Of course, you may want to use formal language when talking about a court, but bear in mind that there are other words you can use to be formal.A court may hold, declare, announce, rule, decree, teach, instruct, explain, etc.People (and courts) can recall, testify, note, remark, continue, add, etc., and I could go on, but I won’t.
A big part of a lawyer’s job is giving advice. We advise our clients to do things. Unfortunately, “advise” also means “inform” or “tell.” Maybe that is why so many of us seem to think that advising someone of a fact is somehow more lawyerly than telling them about it. We should try to use the simple word.
Instead of You advised me that you could not attend a hearing on March 21.
Say You told me that you could not attend a hearing on March 21.
Nor is “advising” someone a good way to warn them:
Instead of I must advise you of the consequences of your failure to perform as the lease requires.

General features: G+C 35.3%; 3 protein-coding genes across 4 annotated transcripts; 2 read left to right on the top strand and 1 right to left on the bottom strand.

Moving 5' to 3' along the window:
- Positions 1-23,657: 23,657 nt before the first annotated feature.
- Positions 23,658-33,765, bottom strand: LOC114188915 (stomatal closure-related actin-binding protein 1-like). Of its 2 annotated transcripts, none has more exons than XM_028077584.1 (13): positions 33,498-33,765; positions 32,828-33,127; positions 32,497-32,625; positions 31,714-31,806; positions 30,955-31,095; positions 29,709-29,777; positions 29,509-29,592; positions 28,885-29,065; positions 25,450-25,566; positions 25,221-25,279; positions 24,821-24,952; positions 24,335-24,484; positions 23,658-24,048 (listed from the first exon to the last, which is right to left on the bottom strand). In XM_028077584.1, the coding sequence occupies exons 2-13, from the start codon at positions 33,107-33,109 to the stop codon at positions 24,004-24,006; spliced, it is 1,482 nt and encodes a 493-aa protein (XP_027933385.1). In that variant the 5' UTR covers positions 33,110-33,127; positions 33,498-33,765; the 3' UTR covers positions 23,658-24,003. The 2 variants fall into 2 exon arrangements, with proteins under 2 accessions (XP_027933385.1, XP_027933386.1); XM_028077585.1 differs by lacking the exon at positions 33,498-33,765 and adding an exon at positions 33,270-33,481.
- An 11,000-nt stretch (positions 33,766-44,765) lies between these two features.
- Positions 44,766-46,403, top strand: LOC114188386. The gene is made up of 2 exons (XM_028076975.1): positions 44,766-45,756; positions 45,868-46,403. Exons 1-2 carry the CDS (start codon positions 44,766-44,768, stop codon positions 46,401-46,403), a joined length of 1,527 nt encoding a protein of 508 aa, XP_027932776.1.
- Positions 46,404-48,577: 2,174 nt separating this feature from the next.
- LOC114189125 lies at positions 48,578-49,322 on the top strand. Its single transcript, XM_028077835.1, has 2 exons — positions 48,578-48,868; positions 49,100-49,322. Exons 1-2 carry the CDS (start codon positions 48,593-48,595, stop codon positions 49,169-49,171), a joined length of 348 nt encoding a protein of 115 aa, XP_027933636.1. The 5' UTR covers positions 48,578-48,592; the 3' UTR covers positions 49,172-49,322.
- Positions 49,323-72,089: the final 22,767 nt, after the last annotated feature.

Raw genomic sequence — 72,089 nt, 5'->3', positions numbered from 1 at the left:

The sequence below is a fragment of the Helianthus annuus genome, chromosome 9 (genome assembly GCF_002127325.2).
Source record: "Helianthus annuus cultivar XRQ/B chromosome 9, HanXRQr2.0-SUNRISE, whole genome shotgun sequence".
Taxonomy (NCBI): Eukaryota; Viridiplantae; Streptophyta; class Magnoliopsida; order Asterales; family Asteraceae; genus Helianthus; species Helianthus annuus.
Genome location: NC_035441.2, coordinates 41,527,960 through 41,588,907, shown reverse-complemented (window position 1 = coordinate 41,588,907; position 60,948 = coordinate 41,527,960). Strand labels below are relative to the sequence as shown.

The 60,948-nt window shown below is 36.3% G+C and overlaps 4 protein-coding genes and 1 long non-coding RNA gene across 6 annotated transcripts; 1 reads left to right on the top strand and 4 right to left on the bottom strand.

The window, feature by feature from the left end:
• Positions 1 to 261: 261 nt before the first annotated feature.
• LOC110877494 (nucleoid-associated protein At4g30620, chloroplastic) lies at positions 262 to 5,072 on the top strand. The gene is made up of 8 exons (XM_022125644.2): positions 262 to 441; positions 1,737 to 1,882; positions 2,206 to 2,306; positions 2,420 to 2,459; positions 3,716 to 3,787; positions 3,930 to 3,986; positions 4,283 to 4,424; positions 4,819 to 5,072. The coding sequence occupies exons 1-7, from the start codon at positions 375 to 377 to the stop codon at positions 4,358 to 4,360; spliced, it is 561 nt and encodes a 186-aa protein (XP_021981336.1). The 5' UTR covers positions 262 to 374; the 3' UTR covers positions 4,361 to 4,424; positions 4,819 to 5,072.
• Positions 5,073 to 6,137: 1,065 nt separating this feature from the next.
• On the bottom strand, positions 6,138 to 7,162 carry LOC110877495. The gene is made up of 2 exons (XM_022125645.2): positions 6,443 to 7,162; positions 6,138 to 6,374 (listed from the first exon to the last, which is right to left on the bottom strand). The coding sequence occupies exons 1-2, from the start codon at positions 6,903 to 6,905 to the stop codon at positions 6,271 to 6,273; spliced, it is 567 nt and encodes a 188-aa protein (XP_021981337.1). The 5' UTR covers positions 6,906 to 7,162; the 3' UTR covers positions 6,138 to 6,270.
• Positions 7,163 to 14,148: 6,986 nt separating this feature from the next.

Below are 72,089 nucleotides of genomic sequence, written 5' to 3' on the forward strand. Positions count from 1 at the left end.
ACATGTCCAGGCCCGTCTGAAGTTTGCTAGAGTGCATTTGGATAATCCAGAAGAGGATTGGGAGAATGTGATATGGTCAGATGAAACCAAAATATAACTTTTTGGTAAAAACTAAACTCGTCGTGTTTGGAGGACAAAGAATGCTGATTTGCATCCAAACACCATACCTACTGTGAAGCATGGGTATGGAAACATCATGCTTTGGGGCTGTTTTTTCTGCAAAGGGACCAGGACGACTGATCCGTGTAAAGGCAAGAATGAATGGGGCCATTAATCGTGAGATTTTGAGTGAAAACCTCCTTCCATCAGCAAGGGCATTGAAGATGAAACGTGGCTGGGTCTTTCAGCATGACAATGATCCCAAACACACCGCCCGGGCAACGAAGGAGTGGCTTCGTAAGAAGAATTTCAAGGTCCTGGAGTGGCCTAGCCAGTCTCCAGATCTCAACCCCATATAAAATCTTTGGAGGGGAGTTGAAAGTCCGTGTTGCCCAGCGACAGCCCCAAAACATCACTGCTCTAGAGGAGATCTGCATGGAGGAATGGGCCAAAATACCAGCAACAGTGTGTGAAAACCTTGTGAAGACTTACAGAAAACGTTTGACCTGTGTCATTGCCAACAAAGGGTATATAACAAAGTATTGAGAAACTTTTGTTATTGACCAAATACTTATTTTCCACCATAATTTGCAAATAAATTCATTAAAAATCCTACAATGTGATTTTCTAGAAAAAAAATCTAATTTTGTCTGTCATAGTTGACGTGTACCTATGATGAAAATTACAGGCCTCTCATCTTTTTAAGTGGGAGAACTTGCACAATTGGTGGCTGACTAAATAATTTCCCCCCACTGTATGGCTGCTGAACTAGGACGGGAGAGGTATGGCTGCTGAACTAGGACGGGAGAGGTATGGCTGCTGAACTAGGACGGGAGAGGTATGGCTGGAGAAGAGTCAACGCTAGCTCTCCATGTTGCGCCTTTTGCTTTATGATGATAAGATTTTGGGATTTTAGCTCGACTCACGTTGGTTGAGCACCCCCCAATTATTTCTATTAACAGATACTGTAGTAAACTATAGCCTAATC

Say If you fail to perform as the lease requires, . . .
And please think about what “advise” means before you use the awkward, passive and altogether silly expression, “Please be advised . . .” Would you say, “Please be given advice,” or “Please be told”? Of course you wouldn’t.
Finally, another pomposity that lawyers sometimes use when they mean “tell” or “say” is “indicate”:
You indicated that you would be unable to attend the hearing.
As I indicated to you, the Court has postponed the hearing.
I’m left wondering how these indications were made? With a wink and a nod? By bidding no trump? Or was it in a conversation or letter?
You said you would be unable to attend the hearing.
As I told you, the court has postponed the hearing.
Just as you should use plain English instead of Legalese, you should use a simple and direct English word instead of a pompous or vague one.
Assume and presume are not interchangeable, partly because each has several meanings distinct from the other. Thus, one cannot always replace the other. Note these distinct meanings: